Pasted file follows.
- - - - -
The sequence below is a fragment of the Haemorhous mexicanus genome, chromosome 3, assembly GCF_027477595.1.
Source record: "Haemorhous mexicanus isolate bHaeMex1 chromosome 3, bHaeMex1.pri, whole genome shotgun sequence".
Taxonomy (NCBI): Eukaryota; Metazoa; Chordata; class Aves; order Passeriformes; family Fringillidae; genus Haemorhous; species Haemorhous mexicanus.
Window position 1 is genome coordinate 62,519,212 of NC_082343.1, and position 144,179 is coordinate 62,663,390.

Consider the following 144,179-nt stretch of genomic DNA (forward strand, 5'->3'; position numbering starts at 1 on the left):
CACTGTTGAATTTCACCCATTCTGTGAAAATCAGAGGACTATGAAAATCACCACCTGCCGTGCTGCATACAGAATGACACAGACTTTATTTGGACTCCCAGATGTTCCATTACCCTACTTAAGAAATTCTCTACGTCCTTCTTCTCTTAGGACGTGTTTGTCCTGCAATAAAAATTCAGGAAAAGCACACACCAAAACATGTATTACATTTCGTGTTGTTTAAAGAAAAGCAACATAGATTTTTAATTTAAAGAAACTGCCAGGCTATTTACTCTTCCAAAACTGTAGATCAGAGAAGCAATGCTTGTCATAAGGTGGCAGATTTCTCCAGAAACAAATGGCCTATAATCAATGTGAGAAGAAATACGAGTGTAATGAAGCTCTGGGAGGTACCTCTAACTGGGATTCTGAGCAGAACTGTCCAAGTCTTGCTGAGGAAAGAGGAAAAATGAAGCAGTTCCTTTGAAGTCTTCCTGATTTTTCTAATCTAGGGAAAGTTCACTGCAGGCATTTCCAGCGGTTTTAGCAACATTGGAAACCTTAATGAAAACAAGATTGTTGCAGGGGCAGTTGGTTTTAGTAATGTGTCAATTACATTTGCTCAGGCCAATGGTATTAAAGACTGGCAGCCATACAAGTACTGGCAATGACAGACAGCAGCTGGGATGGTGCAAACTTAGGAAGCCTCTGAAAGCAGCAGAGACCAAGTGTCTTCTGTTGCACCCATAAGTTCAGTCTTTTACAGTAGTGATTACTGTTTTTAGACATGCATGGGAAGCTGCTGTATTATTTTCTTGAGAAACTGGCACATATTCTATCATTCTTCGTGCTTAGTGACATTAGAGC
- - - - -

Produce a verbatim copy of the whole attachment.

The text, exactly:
The sequence below is a fragment of the Haemorhous mexicanus genome, chromosome 3, assembly GCF_027477595.1.
Source record: "Haemorhous mexicanus isolate bHaeMex1 chromosome 3, bHaeMex1.pri, whole genome shotgun sequence".
Taxonomy (NCBI): Eukaryota; Metazoa; Chordata; class Aves; order Passeriformes; family Fringillidae; genus Haemorhous; species Haemorhous mexicanus.
Window position 1 is genome coordinate 62,519,212 of NC_082343.1, and position 144,179 is coordinate 62,663,390.

Consider the following 144,179-nt stretch of genomic DNA (forward strand, 5'->3'; position numbering starts at 1 on the left):
CACTGTTGAATTTCACCCATTCTGTGAAAATCAGAGGACTATGAAAATCACCACCTGCCGTGCTGCATACAGAATGACACAGACTTTATTTGGACTCCCAGATGTTCCATTACCCTACTTAAGAAATTCTCTACGTCCTTCTTCTCTTAGGACGTGTTTGTCCTGCAATAAAAATTCAGGAAAAGCACACACCAAAACATGTATTACATTTCGTGTTGTTTAAAGAAAAGCAACATAGATTTTTAATTTAAAGAAACTGCCAGGCTATTTACTCTTCCAAAACTGTAGATCAGAGAAGCAATGCTTGTCATAAGGTGGCAGATTTCTCCAGAAACAAATGGCCTATAATCAATGTGAGAAGAAATACGAGTGTAATGAAGCTCTGGGAGGTACCTCTAACTGGGATTCTGAGCAGAACTGTCCAAGTCTTGCTGAGGAAAGAGGAAAAATGAAGCAGTTCCTTTGAAGTCTTCCTGATTTTTCTAATCTAGGGAAAGTTCACTGCAGGCATTTCCAGCGGTTTTAGCAACATTGGAAACCTTAATGAAAACAAGATTGTTGCAGGGGCAGTTGGTTTTAGTAATGTGTCAATTACATTTGCTCAGGCCAATGGTATTAAAGACTGGCAGCCATACAAGTACTGGCAATGACAGACAGCAGCTGGGATGGTGCAAACTTAGGAAGCCTCTGAAAGCAGCAGAGACCAAGTGTCTTCTGTTGCACCCATAAGTTCAGTCTTTTACAGTAGTGATTACTGTTTTTAGACATGCATGGGAAGCTGCTGTATTATTTTCTTGAGAAACTGGCACATATTCTATCATTCTTCGTGCTTAGTGACATTAGAGC